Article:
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Danielpour: Symphony No 3, First Light, The Awakened Heart / Schwarz, Seattle Symphony

Release Date: 05/29/2012 
Label:  Naxos   Catalog #: 8559712   Spars Code: DDD 
Composer:  Richard Danielpour
Performer:  Faith Esham
Conductor:  Gerard Schwarz
Orchestra/Ensemble:  Seattle Symphony Orchestra
Number of Discs: 1 
Recorded in: Stereo 
Length: 1 Hours 6 Mins. 

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Notes and Editorial Reviews

DANIELPOUR First Light. The Awakened Heart. Symphony No. 3, “Journey Without Distance 1” Gerard Schwarz, cond; 1 Faith Esham (sop); 1 Seattle S Ch; Seattle SO NAXOS 8559712 (66:04)

This is a reissue of a recording previously available on Delos. Happily, Naxos has done almost nothing to ruin the Read more immediacy of Delos’s original sound quality with extra reverb, so the orchestral textures are clear and the musical impact strong.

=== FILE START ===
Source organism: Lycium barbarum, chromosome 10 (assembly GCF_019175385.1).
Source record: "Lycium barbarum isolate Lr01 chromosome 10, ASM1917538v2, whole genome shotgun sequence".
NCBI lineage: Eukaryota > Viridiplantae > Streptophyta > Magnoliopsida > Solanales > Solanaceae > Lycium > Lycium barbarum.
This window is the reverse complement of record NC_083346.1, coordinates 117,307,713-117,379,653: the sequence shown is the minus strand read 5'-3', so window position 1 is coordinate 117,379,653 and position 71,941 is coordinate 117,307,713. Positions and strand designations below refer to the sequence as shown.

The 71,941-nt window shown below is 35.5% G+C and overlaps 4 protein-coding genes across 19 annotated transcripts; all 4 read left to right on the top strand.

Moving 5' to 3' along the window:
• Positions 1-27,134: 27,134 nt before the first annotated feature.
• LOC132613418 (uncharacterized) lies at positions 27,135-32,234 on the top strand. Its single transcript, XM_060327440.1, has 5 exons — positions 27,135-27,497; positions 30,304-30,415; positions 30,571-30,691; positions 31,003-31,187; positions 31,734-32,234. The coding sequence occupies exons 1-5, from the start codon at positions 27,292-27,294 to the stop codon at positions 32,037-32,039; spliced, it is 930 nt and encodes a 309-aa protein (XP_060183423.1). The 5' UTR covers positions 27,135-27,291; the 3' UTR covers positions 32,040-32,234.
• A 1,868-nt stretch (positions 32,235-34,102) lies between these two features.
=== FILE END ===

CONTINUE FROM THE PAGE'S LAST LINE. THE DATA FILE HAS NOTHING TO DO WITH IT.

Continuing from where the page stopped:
Those familiar with Richard Danielpour’s aesthetic will need little encouragement to acquire this disc. These are all pieces in the more tonal and accessible style now sometimes called “the new Romanticism,” a style to which even former atonalists like Ellen Taaffe Zwilich and Nancy Van de Vate have moved toward in recent years. The question with Danielpour’s work is not how much he was influenced by the Hanson-Copland-Harris school (which he was), but how well the music works, and in these pieces—as in his masterly opera Margaret Garner, which will probably never be recorded because of its deep-cutting libretto—it works very well indeed. First Light is not, as one might assume before hearing it, music of calm and mysticism, but rather music of tremendous energy and at times almost violence. The hard-hitting staccato chords reminded me so much of early Stravinsky, thus I was happy to discover in the liner notes that this was indeed one of Danielpour’s inspirations. The development takes place on two levels, one on the hard-hitting staccato chords and the other in the softer, bitonal string playing between them. This piece is in four sections played, as in the case of several Harris compositions, without a break, and in fact the second slow section, which arrives at about the 10: 30 mark, almost makes the music sound as if it precipitously dropped off a cliff into the ether. This is also music of great mystery and, I dare say, of mysticism.